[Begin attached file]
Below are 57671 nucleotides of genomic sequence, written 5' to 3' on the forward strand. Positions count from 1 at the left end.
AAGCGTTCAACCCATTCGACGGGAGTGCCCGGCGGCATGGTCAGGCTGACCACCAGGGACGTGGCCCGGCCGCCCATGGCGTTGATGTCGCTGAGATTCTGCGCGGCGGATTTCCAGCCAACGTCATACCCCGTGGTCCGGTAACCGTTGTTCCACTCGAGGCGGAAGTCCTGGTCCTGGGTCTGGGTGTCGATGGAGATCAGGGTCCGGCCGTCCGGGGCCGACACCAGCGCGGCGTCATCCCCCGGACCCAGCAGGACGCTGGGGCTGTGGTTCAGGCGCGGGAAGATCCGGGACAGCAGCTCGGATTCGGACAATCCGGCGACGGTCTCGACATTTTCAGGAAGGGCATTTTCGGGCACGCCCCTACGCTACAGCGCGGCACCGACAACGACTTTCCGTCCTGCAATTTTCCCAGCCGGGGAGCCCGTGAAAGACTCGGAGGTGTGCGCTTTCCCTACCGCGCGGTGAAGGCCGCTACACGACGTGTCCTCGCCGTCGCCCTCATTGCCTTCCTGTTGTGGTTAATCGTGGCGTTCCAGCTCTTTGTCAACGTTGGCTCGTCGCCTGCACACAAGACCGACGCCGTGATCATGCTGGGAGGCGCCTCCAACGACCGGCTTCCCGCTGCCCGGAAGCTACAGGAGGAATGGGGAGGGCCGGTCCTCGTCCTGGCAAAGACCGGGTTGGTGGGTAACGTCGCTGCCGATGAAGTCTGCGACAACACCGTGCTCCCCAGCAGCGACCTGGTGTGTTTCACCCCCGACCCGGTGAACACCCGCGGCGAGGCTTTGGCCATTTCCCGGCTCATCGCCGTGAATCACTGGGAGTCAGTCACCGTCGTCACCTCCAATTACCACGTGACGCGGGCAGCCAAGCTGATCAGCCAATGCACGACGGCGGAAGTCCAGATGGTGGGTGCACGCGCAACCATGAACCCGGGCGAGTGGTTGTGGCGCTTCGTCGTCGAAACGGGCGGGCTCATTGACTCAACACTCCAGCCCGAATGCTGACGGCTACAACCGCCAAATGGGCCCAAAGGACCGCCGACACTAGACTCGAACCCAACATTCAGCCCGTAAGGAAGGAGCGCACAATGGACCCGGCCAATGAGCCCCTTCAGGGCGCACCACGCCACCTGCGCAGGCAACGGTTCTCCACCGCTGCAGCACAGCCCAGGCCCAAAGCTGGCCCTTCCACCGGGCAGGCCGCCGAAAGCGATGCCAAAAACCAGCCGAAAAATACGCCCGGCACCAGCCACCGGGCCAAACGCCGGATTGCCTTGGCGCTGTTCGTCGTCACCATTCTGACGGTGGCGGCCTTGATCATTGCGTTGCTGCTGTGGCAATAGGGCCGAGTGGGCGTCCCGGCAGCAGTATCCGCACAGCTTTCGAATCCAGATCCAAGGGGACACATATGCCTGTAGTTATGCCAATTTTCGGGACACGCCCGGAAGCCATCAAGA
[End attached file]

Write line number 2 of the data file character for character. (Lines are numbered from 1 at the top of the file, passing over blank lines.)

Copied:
AAGCGTTCAACCCATTCGACGGGAGTGCCCGGCGGCATGGTCAGGCTGACCACCAGGGACGTGGCCCGGCCGCCCATGGCGTTGATGTCGCTGAGATTCTGCGCGGCGGATTTCCAGCCAACGTCATACCCCGTGGTCCGGTAACCGTTGTTCCACTCGAGGCGGAAGTCCTGGTCCTGGGTCTGGGTGTCGATGGAGATCAGGGTCCGGCCGTCCGGGGCCGACACCAGCGCGGCGTCATCCCCCGGACCCAGCAGGACGCTGGGGCTGTGGTTCAGGCGCGGGAAGATCCGGGACAGCAGCTCGGATTCGGACAATCCGGCGACGGTCTCGACATTTTCAGGAAGGGCATTTTCGGGCACGCCCCTACGCTACAGCGCGGCACCGACAACGACTTTCCGTCCTGCAATTTTCCCAGCCGGGGAGCCCGTGAAAGACTCGGAGGTGTGCGCTTTCCCTACCGCGCGGTGAAGGCCGCTACACGACGTGTCCTCGCCGTCGCCCTCATTGCCTTCCTGTTGTGGTTAATCGTGGCGTTCCAGCTCTTTGTCAACGTTGGCTCGTCGCCTGCACACAAGACCGACGCCGTGATCATGCTGGGAGGCGCCTCCAACGACCGGCTTCCCGCTGCCCGGAAGCTACAGGAGGAATGGGGAGGGCCGGTCCTCGTCCTGGCAAAGACCGGGTTGGTGGGTAACGTCGCTGCCGATGAAGTCTGCGACAACACCGTGCTCCCCAGCAGCGACCTGGTGTGTTTCACCCCCGACCCGGTGAACACCCGCGGCGAGGCTTTGGCCATTTCCCGGCTCATCGCCGTGAATCACTGGGAGTCAGTCACCGTCGTCACCTCCAATTACCACGTGACGCGGGCAGCCAAGCTGATCAGCCAATGCACGACGGCGGAAGTCCAGATGGTGGGTGCACGCGCAACCATGAACCCGGGCGAGTGGTTGTGGCGCTTCGTCGTCGAAACGGGCGGGCTCATTGACTCAACACTCCAGCCCGAATGCTGACGGCTACAACCGCCAAATGGGCCCAAAGGACCGCCGACACTAGACTCGAACCCAACATTCAGCCCGTAAGGAAGGAGCGCACAATGGACCCGGCCAATGAGCCCCTTCAGGGCGCACCACGCCACCTGCGCAGGCAACGGTTCTCCACCGCTGCAGCACAGCCCAGGCCCAAAGCTGGCCCTTCCACCGGGCAGGCCGCCGAAAGCGATGCCAAAAACCAGCCGAAAAATACGCCCGGCACCAGCCACCGGGCCAAACGCCGGATTGCCTTGGCGCTGTTCGTCGTCACCATTCTGACGGTGGCGGCCTTGATCATTGCGTTGCTGCTGTGGCAATAGGGCCGAGTGGGCGTCCCGGCAGCAGTATCCGCACAGCTTTCGAATCCAGATCCAAGGGGACACATATGCCTGTAGTTATGCCAATTTTCGGGACACGCCCGGAAGCCATCAAGA